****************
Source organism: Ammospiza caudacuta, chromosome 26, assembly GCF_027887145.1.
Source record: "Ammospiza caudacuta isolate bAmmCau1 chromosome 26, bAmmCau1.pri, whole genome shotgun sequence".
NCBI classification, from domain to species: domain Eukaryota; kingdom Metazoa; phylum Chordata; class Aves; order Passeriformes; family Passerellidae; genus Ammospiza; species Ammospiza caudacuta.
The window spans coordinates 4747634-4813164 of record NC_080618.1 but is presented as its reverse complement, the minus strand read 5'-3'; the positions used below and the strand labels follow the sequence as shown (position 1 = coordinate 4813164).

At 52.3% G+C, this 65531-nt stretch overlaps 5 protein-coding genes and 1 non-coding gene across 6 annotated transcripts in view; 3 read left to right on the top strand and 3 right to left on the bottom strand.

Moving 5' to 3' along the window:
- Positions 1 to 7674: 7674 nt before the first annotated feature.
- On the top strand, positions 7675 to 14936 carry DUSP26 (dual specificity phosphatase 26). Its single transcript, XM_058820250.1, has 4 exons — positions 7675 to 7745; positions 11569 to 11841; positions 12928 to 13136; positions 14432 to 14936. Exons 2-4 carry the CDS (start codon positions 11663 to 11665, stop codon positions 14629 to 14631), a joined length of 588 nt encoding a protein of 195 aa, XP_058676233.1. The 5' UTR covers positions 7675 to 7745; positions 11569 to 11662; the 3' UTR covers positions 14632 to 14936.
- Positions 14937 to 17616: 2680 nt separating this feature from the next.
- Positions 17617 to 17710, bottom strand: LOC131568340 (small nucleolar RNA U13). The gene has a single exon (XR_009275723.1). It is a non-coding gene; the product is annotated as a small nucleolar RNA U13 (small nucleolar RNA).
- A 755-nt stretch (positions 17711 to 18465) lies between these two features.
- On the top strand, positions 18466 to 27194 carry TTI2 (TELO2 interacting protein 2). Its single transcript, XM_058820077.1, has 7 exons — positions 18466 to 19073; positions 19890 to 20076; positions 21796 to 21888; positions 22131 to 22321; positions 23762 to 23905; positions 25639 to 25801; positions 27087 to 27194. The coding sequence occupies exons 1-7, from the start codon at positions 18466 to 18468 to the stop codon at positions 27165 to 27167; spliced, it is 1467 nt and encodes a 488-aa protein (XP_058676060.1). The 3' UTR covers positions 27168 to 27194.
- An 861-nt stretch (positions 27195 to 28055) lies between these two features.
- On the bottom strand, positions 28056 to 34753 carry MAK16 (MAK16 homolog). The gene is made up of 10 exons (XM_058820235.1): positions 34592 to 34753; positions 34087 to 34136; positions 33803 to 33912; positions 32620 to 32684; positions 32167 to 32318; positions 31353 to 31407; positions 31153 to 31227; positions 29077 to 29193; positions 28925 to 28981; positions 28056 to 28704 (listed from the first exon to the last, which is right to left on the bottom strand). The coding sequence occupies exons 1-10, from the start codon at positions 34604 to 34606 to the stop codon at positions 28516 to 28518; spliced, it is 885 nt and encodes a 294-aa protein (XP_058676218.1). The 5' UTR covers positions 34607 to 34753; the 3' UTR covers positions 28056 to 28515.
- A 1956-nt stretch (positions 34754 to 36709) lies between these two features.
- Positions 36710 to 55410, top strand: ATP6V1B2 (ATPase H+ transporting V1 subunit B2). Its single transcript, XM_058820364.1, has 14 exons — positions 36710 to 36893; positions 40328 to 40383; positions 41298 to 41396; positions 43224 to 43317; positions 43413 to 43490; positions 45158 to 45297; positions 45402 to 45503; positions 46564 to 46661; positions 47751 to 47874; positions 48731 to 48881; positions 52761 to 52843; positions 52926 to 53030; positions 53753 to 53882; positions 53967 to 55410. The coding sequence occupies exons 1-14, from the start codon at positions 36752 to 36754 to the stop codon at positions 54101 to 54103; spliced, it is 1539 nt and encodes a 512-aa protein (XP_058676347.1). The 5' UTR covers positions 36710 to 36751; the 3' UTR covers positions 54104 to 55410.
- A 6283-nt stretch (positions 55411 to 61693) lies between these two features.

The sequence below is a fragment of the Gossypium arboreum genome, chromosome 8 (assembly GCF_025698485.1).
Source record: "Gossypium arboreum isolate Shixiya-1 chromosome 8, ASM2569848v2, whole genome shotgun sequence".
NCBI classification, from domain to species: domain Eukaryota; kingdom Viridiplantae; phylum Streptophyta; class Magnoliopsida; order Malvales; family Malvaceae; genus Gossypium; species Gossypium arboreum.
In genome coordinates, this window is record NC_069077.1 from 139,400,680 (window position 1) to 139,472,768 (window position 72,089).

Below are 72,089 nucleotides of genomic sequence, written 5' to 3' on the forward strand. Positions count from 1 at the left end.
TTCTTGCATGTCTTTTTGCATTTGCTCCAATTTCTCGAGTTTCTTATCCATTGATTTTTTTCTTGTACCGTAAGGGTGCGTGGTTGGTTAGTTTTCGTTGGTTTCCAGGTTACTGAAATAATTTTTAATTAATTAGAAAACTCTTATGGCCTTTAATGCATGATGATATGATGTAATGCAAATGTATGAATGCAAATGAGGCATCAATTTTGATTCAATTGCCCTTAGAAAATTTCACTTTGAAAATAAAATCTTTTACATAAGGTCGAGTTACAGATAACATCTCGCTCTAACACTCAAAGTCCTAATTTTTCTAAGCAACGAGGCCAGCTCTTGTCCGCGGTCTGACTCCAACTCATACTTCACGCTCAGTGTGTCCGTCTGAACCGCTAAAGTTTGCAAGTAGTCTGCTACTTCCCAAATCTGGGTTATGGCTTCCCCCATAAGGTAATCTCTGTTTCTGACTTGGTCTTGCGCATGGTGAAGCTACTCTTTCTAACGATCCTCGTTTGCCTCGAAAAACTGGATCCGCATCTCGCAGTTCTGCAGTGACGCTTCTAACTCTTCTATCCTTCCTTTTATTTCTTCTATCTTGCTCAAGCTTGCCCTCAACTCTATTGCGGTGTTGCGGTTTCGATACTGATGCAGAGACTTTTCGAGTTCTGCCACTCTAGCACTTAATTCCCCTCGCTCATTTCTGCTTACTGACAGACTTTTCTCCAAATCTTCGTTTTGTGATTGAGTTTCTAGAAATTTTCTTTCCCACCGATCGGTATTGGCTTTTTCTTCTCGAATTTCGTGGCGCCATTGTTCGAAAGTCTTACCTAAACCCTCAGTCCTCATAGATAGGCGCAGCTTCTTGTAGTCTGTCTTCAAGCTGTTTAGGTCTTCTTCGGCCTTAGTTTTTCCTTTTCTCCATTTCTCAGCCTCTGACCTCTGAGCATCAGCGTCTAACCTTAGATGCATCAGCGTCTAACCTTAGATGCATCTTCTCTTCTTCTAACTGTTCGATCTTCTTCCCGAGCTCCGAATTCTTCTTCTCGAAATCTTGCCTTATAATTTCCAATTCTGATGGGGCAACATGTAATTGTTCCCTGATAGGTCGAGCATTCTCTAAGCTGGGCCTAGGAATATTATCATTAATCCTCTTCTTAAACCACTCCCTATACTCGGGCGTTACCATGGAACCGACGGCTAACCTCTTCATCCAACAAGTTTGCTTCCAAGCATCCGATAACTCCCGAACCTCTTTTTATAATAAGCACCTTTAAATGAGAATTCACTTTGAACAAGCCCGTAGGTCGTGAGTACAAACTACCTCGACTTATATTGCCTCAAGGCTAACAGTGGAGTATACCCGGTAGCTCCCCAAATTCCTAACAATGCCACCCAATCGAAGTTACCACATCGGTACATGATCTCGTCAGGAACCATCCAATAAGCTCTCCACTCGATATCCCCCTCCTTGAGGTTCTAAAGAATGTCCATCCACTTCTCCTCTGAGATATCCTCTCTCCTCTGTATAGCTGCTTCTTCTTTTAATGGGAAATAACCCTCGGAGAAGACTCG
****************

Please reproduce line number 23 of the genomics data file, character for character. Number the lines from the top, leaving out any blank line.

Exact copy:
TTCTTGCATGTCTTTTTGCATTTGCTCCAATTTCTCGAGTTTCTTATCCATTGATTTTTTTCTTGTACCGTAAGGGTGCGTGGTTGGTTAGTTTTCGTTGGTTTCCAGGTTACTGAAATAATTTTTAATTAATTAGAAAACTCTTATGGCCTTTAATGCATGATGATATGATGTAATGCAAATGTATGAATGCAAATGAGGCATCAATTTTGATTCAATTGCCCTTAGAAAATTTCACTTTGAAAATAAAATCTTTTACATAAGGTCGAGTTACAGATAACATCTCGCTCTAACACTCAAAGTCCTAATTTTTCTAAGCAACGAGGCCAGCTCTTGTCCGCGGTCTGACTCCAACTCATACTTCACGCTCAGTGTGTCCGTCTGAACCGCTAAAGTTTGCAAGTAGTCTGCTACTTCCCAAATCTGGGTTATGGCTTCCCCCATAAGGTAATCTCTGTTTCTGACTTGGTCTTGCGCATGGTGAAGCTACTCTTTCTAACGATCCTCGTTTGCCTCGAAAAACTGGATCCGCATCTCGCAGTTCTGCAGTGACGCTTCTAACTCTTCTATCCTTCCTTTTATTTCTTCTATCTTGCTCAAGCTTGCCCTCAACTCTATTGCGGTGTTGCGGTTTCGATACTGATGCAGAGACTTTTCGAGTTCTGCCACTCTAGCACTTAATTCCCCTCGCTCATTTCTGCTTACTGACAGACTTTTCTCCAAATCTTCGTTTTGTGATTGAGTTTCTAGAAATTTTCTTTCCCACCGATCGGTATTGGCTTTTTCTTCTCGAATTTCGTGGCGCCATTGTTCGAAAGTCTTACCTAAACCCTCAGTCCTCATAGATAGGCGCAGCTTCTTGTAGTCTGTCTTCAAGCTGTTTAGGTCTTCTTCGGCCTTAGTTTTTCCTTTTCTCCATTTCTCAGCCTCTGACCTCTGAGCATCAGCGTCTAACCTTAGATGCATCAGCGTCTAACCTTAGATGCATCTTCTCTTCTTCTAACTGTTCGATCTTCTTCCCGAGCTCCGAATTCTTCTTCTCGAAATCTTGCCTTATAATTTCCAATTCTGATGGGGCAACATGTAATTGTTCCCTGATAGGTCGAGCATTCTCTAAGCTGGGCCTAGGAATATTATCATTAATCCTCTTCTTAAACCACTCCCTATACTCGGGCGTTACCATGGAACCGACGGCTAACCTCTTCATCCAACAAGTTTGCTTCCAAGCATCCGATAACTCCCGAACCTCTTTTTATAATAAGCACCTTTAAATGAGAATTCACTTTGAACAAGCCCGTAGGTCGTGAGTACAAACTACCTCGACTTATATTGCCTCAAGGCTAACAGTGGAGTATACCCGGTAGCTCCCCAAATTCCTAACAATGCCACCCAATCGAAGTTACCACATCGGTACATGATCTCGTCAGGAACCATCCAATAAGCTCTCCACTCGATATCCCCCTCCTTGAGGTTCTAAAGAATGTCCATCCACTTCTCCTCTGAGATATCCTCTCTCCTCTGTATAGCTGCTTCTTCTTTTAATGGGAAATAACCCTCGGAGAAGACTCG